Microsoft open-sources fuzzing tool used for bug-ridden Windows 10

magnifying glass showing bug on binary code

Microsoft has publicly released the vulnerability testing tool it uses to detect bugs in its flagship products including the Windows 10 operating system, which has been blighted with glitches in recent months.

After previously revealing it would replace its existing software testing programme, known as Microsoft Security and Risk Detection, Microsoft has made its automated and open source tool available through Github for developers around the world.

This transition to fuzzing, dubbed Project OneFuzz, sits in line with the wider industry’s movement to this method of vulnerability detection. Google, for example, has deployed fuzzing for some time, and even launched a Fuzzing benchmarking tool in March this year for developers to compare the viability of different services.

The technique is known to be a highly effective method for raising the level of security and reliability of native code, and involves developers feeding random excerpts of programming into a bug detection engine.

Project OneFuzz is an extensive fuzz testing framework that can be deployed through the Azure public cloud, and is the same testing framework used to detect bugs in various Microsoft products including Windows, Edge and other projects.

“Microsoft’s goal of enabling developers to easily and continuously fuzz test their code prior to release is core to our mission of empowerment,” said Microsoft Security’s principal security software engineer lead Justin Campbell and senior director for special projects management Mike Walker.

“The global release of Project OneFuzz is intended to help harden the platforms and tools that power our daily work and personal lives to make an attacker’s job more difficult.

Recent advancements have transformed the security engineering tasks involved in fuzz testing native code, with several useful functionalities including crash detection, coverage tracking and input harnessing now baked into fuzzing.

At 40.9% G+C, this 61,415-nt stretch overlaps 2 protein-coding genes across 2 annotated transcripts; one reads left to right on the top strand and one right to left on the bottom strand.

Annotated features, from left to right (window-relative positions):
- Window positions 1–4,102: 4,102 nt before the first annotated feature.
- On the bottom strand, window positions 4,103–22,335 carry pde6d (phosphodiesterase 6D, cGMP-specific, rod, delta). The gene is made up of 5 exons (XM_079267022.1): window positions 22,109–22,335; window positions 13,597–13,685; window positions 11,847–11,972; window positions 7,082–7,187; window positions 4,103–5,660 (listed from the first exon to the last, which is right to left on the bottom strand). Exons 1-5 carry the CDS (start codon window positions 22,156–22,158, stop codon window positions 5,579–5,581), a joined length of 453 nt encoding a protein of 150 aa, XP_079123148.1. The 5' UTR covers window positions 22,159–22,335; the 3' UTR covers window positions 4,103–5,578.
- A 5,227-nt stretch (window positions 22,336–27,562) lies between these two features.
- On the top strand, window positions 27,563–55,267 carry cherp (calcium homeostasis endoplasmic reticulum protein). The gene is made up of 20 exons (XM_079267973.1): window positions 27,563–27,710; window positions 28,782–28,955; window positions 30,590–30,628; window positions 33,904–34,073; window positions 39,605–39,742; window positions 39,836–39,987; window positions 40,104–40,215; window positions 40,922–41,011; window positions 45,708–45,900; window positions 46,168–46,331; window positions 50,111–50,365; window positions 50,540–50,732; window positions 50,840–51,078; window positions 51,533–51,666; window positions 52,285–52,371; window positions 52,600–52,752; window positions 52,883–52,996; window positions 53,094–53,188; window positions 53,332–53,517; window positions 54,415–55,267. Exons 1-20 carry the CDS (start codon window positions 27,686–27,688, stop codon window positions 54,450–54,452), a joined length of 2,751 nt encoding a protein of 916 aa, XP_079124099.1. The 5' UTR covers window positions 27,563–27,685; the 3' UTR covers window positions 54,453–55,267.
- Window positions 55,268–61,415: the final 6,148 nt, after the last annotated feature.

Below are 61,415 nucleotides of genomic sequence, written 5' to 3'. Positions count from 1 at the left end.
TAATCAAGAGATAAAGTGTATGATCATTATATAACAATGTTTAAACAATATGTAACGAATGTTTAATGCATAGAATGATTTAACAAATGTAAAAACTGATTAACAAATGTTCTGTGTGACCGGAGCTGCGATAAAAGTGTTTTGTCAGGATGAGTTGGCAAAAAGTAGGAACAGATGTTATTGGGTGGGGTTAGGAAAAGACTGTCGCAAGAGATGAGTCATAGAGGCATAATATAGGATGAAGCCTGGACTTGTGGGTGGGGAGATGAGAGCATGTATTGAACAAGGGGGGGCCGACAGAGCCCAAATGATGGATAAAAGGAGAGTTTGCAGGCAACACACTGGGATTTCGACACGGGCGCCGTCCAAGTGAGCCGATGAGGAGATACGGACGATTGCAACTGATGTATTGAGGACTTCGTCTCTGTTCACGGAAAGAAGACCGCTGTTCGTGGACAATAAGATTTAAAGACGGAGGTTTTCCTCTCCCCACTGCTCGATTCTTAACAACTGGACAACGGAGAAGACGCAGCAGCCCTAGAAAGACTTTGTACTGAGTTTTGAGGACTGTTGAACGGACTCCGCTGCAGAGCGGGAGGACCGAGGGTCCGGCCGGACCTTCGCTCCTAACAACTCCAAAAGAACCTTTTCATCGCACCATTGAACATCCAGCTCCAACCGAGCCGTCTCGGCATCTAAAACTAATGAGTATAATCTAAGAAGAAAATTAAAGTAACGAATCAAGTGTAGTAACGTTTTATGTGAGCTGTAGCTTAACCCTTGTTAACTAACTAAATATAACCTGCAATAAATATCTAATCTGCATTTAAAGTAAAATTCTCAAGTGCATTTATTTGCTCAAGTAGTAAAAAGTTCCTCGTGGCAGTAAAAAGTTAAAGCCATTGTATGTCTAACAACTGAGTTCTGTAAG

Project OneFuzz has already allowed developers to continuously scan Windows operating system builds for errors and harden updates prior to launch, Microsoft claims. Windows 10, however, has suffered from recent waves of glitches and bugs, particularly as a result of both major and minor updates.

Windows 10’s May 2020 Update, for example, has produced a litany of issues for users of all varieties over the last few months, ranging from strange networking and connectivity issues to problems affecting Lenovo devices specifically.


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The latest Patch Tuesday, too, saw Microsoft release 129 fixes across its various products including 23 patches for critical flaws, signalling that big updates have become the new normal for the Windows developer.

Microsoft would hope that the continued deployment of Project OneFuzz would eventually begin to iron out errors and bugs prior to patches and updates being released.

Project OneFuzz gives developers the capability to launch fuzz jobs running from a few virtual machines to thousands of cores. Features include composable fuzzing workloads, built-in ensemble fuzzing, on-demand live-debugging of crashes, and crash reporting notification callbacks, among many others.

Keumars Afifi-Sabet

Keumars Afifi-Sabet is a writer and editor that specialises in public sector, cyber security, and cloud computing. He first joined ITPro as a staff writer in April 2018 and eventually became its Features Editor. Although a regular contributor to other tech sites in the past, these days you will find Keumars on LiveScience, where he runs its Technology section.